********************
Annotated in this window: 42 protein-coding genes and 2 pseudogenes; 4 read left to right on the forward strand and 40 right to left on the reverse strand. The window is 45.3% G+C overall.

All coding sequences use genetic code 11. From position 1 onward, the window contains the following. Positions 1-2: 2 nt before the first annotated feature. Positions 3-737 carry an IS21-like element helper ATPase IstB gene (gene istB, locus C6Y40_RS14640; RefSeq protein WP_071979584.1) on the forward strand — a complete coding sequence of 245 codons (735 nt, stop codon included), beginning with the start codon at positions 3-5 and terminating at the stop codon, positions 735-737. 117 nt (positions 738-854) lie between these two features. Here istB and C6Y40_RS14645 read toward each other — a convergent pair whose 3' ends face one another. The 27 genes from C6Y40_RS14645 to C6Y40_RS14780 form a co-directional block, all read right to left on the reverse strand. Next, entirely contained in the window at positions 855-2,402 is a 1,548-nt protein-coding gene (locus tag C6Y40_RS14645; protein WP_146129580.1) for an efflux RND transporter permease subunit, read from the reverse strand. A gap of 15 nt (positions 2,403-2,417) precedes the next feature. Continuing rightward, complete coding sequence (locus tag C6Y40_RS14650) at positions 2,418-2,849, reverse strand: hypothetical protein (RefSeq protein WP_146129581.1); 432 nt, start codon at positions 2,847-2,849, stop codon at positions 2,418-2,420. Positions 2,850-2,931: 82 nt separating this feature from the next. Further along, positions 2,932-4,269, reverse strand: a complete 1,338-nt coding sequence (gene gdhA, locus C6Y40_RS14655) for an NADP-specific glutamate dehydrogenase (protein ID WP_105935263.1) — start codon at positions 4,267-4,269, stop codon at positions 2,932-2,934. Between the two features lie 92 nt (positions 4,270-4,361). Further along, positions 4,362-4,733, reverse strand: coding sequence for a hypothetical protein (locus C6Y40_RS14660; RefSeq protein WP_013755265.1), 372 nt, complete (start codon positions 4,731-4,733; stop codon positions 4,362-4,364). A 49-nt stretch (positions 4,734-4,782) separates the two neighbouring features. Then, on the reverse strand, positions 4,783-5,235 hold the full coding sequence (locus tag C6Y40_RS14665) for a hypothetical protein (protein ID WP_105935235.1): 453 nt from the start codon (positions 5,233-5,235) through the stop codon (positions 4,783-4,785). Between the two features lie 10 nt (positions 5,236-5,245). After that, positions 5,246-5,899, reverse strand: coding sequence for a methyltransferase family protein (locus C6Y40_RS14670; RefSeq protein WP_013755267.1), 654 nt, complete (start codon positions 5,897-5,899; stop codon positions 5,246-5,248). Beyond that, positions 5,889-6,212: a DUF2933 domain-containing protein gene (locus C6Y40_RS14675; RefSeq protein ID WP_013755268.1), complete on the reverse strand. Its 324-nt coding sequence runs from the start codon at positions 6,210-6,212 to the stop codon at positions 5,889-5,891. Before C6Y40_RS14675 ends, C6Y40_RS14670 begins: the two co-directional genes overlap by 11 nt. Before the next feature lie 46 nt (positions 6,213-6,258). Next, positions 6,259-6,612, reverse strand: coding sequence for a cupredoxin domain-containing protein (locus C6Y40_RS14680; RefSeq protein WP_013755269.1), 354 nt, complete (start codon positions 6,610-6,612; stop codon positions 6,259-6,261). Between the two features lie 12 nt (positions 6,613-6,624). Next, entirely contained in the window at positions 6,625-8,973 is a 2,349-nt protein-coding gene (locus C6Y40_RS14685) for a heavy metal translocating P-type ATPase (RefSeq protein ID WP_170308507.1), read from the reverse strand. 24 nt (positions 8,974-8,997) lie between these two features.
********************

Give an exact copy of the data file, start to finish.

Annotated in this window: 42 protein-coding genes and 2 pseudogenes; 4 read left to right on the forward strand and 40 right to left on the reverse strand. The window is 45.3% G+C overall.

All coding sequences use genetic code 11. From position 1 onward, the window contains the following. Positions 1-2: 2 nt before the first annotated feature. Positions 3-737 carry an IS21-like element helper ATPase IstB gene (gene istB, locus C6Y40_RS14640; RefSeq protein WP_071979584.1) on the forward strand — a complete coding sequence of 245 codons (735 nt, stop codon included), beginning with the start codon at positions 3-5 and terminating at the stop codon, positions 735-737. 117 nt (positions 738-854) lie between these two features. Here istB and C6Y40_RS14645 read toward each other — a convergent pair whose 3' ends face one another. The 27 genes from C6Y40_RS14645 to C6Y40_RS14780 form a co-directional block, all read right to left on the reverse strand. Next, entirely contained in the window at positions 855-2,402 is a 1,548-nt protein-coding gene (locus tag C6Y40_RS14645; protein WP_146129580.1) for an efflux RND transporter permease subunit, read from the reverse strand. A gap of 15 nt (positions 2,403-2,417) precedes the next feature. Continuing rightward, complete coding sequence (locus tag C6Y40_RS14650) at positions 2,418-2,849, reverse strand: hypothetical protein (RefSeq protein WP_146129581.1); 432 nt, start codon at positions 2,847-2,849, stop codon at positions 2,418-2,420. Positions 2,850-2,931: 82 nt separating this feature from the next. Further along, positions 2,932-4,269, reverse strand: a complete 1,338-nt coding sequence (gene gdhA, locus C6Y40_RS14655) for an NADP-specific glutamate dehydrogenase (protein ID WP_105935263.1) — start codon at positions 4,267-4,269, stop codon at positions 2,932-2,934. Between the two features lie 92 nt (positions 4,270-4,361). Further along, positions 4,362-4,733, reverse strand: coding sequence for a hypothetical protein (locus C6Y40_RS14660; RefSeq protein WP_013755265.1), 372 nt, complete (start codon positions 4,731-4,733; stop codon positions 4,362-4,364). A 49-nt stretch (positions 4,734-4,782) separates the two neighbouring features. Then, on the reverse strand, positions 4,783-5,235 hold the full coding sequence (locus tag C6Y40_RS14665) for a hypothetical protein (protein ID WP_105935235.1): 453 nt from the start codon (positions 5,233-5,235) through the stop codon (positions 4,783-4,785). Between the two features lie 10 nt (positions 5,236-5,245). After that, positions 5,246-5,899, reverse strand: coding sequence for a methyltransferase family protein (locus C6Y40_RS14670; RefSeq protein WP_013755267.1), 654 nt, complete (start codon positions 5,897-5,899; stop codon positions 5,246-5,248). Beyond that, positions 5,889-6,212: a DUF2933 domain-containing protein gene (locus C6Y40_RS14675; RefSeq protein ID WP_013755268.1), complete on the reverse strand. Its 324-nt coding sequence runs from the start codon at positions 6,210-6,212 to the stop codon at positions 5,889-5,891. Before C6Y40_RS14675 ends, C6Y40_RS14670 begins: the two co-directional genes overlap by 11 nt. Before the next feature lie 46 nt (positions 6,213-6,258). Next, positions 6,259-6,612, reverse strand: coding sequence for a cupredoxin domain-containing protein (locus C6Y40_RS14680; RefSeq protein WP_013755269.1), 354 nt, complete (start codon positions 6,610-6,612; stop codon positions 6,259-6,261). Between the two features lie 12 nt (positions 6,613-6,624). Next, entirely contained in the window at positions 6,625-8,973 is a 2,349-nt protein-coding gene (locus C6Y40_RS14685) for a heavy metal translocating P-type ATPase (RefSeq protein ID WP_170308507.1), read from the reverse strand. 24 nt (positions 8,974-8,997) lie between these two features.